A Christmas Message from my Parents by Gregory Hilton

The true spirit of this season reflects a dedication to helping those in need, giving hope to those in despair, and spreading understanding throughout the Earth. As we enjoy the traditions of this holiday, I am sure you share my gratitude for the men and women in the military who are working to defend freedom, and advancing peace and safety around the world.
The vast majority of my friends and associates are politically active. They represent a wide range of views on our political spectrum, and they all have good intentions. As Theodore Roosevelt said, the credit for our progress belongs to people in the political arena – “who know great enthusiasms and devotions; who spends himself in a worthy cause; who at the best knows the triumph of high achievement, and who at the worst, if he fails, at least fails while daring greatly, so that his place shall never be with those cold and timid souls who neither know victory nor defeat.”
No matter where we are on the political spectrum, we all want to make this world a better place. We are doing what we can to effect change. To lift one another up and to bring a better life for all. This is a central message in all religions.
Christ said, “Love one another as I have loved you.” St. Francis of Assisi told us “For it is in giving that we receive; it is in pardoning that we are pardoned; and it is in dying that we are born to eternal life.” In caring for one another we find purpose in life. When we stand for freedom, human rights and those who are less fortunate, we are fighting for each other.
My parents have passed away but at Christmas I am always reminded of some of our family traditions. I still remember my mother reading and explaining “A Christmas Carol” by Charles Dickens. Her message was neither unique nor especially profound, and I was just 6 years old when she read it the first time. She felt it was important for a small child to understand why Ebenezer Scrooge was so unhappy. He had everything as far as material wealth was concerned, but he had been miserable for decades.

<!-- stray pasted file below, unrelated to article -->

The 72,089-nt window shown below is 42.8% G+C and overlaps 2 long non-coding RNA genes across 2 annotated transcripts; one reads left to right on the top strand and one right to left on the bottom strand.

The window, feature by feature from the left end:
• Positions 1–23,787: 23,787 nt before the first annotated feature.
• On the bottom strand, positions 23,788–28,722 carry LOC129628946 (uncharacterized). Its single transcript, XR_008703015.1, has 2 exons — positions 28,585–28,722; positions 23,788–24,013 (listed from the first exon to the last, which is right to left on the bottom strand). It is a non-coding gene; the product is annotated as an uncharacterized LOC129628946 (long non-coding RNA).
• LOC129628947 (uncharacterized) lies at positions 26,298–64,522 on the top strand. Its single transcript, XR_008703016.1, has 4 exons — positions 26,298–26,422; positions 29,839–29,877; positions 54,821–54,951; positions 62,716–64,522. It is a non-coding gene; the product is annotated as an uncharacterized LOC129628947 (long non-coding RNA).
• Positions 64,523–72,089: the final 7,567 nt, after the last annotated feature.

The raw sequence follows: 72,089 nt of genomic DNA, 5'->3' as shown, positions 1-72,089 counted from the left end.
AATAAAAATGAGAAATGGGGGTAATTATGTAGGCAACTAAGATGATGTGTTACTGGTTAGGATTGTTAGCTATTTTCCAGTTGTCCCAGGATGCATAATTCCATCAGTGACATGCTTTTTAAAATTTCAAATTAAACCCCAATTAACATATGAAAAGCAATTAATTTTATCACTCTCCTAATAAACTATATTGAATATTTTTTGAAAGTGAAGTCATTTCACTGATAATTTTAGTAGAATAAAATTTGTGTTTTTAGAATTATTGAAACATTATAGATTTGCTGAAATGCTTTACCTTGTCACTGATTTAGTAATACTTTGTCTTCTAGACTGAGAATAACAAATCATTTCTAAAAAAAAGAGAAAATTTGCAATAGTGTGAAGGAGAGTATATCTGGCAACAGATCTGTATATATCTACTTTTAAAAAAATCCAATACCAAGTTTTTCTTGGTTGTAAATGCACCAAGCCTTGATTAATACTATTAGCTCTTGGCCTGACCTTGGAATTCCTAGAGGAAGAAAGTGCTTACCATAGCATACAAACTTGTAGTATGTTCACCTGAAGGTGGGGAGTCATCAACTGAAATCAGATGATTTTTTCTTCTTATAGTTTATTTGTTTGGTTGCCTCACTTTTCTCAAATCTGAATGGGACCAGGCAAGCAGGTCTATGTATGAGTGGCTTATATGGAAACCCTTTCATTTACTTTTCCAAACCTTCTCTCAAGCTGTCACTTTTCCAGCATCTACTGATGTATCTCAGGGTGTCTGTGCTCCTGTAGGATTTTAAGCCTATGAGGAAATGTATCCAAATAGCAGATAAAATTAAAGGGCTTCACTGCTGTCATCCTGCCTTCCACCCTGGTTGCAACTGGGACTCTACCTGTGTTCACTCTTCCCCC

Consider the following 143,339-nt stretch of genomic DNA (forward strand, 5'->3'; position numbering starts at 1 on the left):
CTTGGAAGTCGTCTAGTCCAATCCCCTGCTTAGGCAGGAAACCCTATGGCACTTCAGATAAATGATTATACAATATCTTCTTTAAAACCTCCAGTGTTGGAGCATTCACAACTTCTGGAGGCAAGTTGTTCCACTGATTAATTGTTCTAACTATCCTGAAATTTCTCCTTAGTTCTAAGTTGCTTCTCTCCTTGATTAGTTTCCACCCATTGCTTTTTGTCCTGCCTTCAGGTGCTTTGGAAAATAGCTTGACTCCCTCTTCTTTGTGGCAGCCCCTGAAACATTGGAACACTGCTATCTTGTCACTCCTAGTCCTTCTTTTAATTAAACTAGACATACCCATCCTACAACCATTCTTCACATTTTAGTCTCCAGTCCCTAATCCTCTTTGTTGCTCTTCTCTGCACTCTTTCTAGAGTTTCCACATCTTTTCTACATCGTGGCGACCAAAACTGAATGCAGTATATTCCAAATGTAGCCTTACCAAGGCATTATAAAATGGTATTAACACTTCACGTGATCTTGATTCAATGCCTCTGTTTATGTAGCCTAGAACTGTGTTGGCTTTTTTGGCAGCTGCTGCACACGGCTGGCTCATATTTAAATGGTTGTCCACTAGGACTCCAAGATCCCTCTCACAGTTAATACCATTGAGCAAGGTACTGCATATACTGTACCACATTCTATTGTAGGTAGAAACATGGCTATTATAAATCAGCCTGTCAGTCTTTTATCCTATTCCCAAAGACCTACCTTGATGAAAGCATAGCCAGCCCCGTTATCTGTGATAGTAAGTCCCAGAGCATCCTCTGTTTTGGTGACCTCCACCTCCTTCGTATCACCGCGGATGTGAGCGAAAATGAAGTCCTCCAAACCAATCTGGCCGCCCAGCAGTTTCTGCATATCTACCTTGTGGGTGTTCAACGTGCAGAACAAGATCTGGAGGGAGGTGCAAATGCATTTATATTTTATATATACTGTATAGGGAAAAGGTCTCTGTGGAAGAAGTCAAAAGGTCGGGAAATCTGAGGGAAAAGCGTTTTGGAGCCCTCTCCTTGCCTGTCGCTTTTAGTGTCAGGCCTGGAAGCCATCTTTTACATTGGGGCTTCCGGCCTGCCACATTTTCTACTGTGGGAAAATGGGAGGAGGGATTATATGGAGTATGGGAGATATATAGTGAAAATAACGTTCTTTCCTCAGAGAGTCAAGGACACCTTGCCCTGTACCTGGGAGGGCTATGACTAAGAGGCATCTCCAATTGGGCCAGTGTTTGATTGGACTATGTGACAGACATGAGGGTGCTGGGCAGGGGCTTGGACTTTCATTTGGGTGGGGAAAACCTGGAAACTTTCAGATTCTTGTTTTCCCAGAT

There are many people today who have an outlook similar to Ebenezer. They believe happiness comes from material possessions. They are delaying their happiness until they have a new house, car, job or the improved version of some product. My mother said Ebenezer Scrooge was unhappy not because of a failure to get but to give, and she wanted me to know this was the most important message of Christmas.
My parents were instrumental to the happiness of the first half of my life, but they will not know the second half. Their lesson was to find happiness by looking around you. What are your opportunities to give with joy? This is your best chance to find happiness at midlife.
May you always keep fighting the good fight.
“Peace on Earth, and Goodwill Toward Men.” (Luke 2:14)

Advertisements

Leave a Reply

Fill in your details below or click an icon to log in:

WordPress.com Logo

You are commenting using your WordPress.com account. Log Out / Change )

Twitter picture

You are commenting using your Twitter account. Log Out / Change )

Facebook photo

You are commenting using your Facebook account. Log Out / Change )

Google+ photo

You are commenting using your Google+ account. Log Out / Change )

Connecting to %s